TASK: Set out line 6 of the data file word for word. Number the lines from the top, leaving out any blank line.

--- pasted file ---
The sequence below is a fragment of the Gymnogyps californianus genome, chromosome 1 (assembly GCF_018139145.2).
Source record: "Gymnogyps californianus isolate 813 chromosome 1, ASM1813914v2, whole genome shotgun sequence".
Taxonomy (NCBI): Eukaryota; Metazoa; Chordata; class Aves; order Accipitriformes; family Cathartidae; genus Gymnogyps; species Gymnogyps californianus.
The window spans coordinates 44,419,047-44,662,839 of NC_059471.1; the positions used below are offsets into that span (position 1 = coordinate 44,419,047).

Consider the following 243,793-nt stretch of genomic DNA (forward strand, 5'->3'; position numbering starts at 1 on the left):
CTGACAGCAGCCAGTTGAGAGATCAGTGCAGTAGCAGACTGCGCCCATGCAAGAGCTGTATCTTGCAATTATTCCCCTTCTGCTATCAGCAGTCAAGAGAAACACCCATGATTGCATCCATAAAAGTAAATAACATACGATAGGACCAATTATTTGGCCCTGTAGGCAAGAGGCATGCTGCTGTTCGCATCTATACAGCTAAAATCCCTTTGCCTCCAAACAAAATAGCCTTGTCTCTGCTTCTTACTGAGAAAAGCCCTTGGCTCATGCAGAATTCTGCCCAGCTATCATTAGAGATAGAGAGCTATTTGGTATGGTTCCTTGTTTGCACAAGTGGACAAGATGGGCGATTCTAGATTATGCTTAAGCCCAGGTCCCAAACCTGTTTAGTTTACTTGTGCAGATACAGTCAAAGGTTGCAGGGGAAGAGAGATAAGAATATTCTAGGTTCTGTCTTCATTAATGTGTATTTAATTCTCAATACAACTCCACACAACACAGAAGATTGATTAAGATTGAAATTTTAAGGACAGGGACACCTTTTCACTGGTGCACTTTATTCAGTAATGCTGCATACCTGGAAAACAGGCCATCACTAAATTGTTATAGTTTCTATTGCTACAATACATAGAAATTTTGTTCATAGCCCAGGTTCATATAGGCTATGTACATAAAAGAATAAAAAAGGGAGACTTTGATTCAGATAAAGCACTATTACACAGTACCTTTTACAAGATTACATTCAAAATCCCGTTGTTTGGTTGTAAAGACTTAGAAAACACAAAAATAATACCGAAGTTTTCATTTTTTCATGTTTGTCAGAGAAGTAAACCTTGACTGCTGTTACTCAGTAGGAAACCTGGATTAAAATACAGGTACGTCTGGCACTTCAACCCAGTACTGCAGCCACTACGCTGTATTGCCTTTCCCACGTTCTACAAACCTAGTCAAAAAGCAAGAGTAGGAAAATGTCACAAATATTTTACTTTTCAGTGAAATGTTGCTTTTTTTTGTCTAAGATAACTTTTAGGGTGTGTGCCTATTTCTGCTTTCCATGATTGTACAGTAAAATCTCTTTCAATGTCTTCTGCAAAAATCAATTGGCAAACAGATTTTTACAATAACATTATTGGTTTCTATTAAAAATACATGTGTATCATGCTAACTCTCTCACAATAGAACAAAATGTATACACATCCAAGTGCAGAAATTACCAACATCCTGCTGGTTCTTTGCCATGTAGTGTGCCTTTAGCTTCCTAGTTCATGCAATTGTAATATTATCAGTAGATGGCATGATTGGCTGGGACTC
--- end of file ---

CTGACAGCAGCCAGTTGAGAGATCAGTGCAGTAGCAGACTGCGCCCATGCAAGAGCTGTATCTTGCAATTATTCCCCTTCTGCTATCAGCAGTCAAGAGAAACACCCATGATTGCATCCATAAAAGTAAATAACATACGATAGGACCAATTATTTGGCCCTGTAGGCAAGAGGCATGCTGCTGTTCGCATCTATACAGCTAAAATCCCTTTGCCTCCAAACAAAATAGCCTTGTCTCTGCTTCTTACTGAGAAAAGCCCTTGGCTCATGCAGAATTCTGCCCAGCTATCATTAGAGATAGAGAGCTATTTGGTATGGTTCCTTGTTTGCACAAGTGGACAAGATGGGCGATTCTAGATTATGCTTAAGCCCAGGTCCCAAACCTGTTTAGTTTACTTGTGCAGATACAGTCAAAGGTTGCAGGGGAAGAGAGATAAGAATATTCTAGGTTCTGTCTTCATTAATGTGTATTTAATTCTCAATACAACTCCACACAACACAGAAGATTGATTAAGATTGAAATTTTAAGGACAGGGACACCTTTTCACTGGTGCACTTTATTCAGTAATGCTGCATACCTGGAAAACAGGCCATCACTAAATTGTTATAGTTTCTATTGCTACAATACATAGAAATTTTGTTCATAGCCCAGGTTCATATAGGCTATGTACATAAAAGAATAAAAAAGGGAGACTTTGATTCAGATAAAGCACTATTACACAGTACCTTTTACAAGATTACATTCAAAATCCCGTTGTTTGGTTGTAAAGACTTAGAAAACACAAAAATAATACCGAAGTTTTCATTTTTTCATGTTTGTCAGAGAAGTAAACCTTGACTGCTGTTACTCAGTAGGAAACCTGGATTAAAATACAGGTACGTCTGGCACTTCAACCCAGTACTGCAGCCACTACGCTGTATTGCCTTTCCCACGTTCTACAAACCTAGTCAAAAAGCAAGAGTAGGAAAATGTCACAAATATTTTACTTTTCAGTGAAATGTTGCTTTTTTTTGTCTAAGATAACTTTTAGGGTGTGTGCCTATTTCTGCTTTCCATGATTGTACAGTAAAATCTCTTTCAATGTCTTCTGCAAAAATCAATTGGCAAACAGATTTTTACAATAACATTATTGGTTTCTATTAAAAATACATGTGTATCATGCTAACTCTCTCACAATAGAACAAAATGTATACACATCCAAGTGCAGAAATTACCAACATCCTGCTGGTTCTTTGCCATGTAGTGTGCCTTTAGCTTCCTAGTTCATGCAATTGTAATATTATCAGTAGATGGCATGATTGGCTGGGACTC